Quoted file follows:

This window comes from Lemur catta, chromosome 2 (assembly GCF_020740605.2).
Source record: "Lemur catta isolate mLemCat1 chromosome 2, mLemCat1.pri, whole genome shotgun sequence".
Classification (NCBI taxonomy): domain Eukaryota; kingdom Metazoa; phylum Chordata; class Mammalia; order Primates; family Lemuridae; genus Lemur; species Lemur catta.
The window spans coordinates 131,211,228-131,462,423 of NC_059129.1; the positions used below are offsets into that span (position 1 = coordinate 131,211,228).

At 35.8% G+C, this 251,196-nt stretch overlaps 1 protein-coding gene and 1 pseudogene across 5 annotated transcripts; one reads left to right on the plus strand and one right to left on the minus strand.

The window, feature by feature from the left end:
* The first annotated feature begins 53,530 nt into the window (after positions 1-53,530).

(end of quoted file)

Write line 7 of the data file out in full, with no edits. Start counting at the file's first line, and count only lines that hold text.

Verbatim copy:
* The first annotated feature begins 53,530 nt into the window (after positions 1-53,530).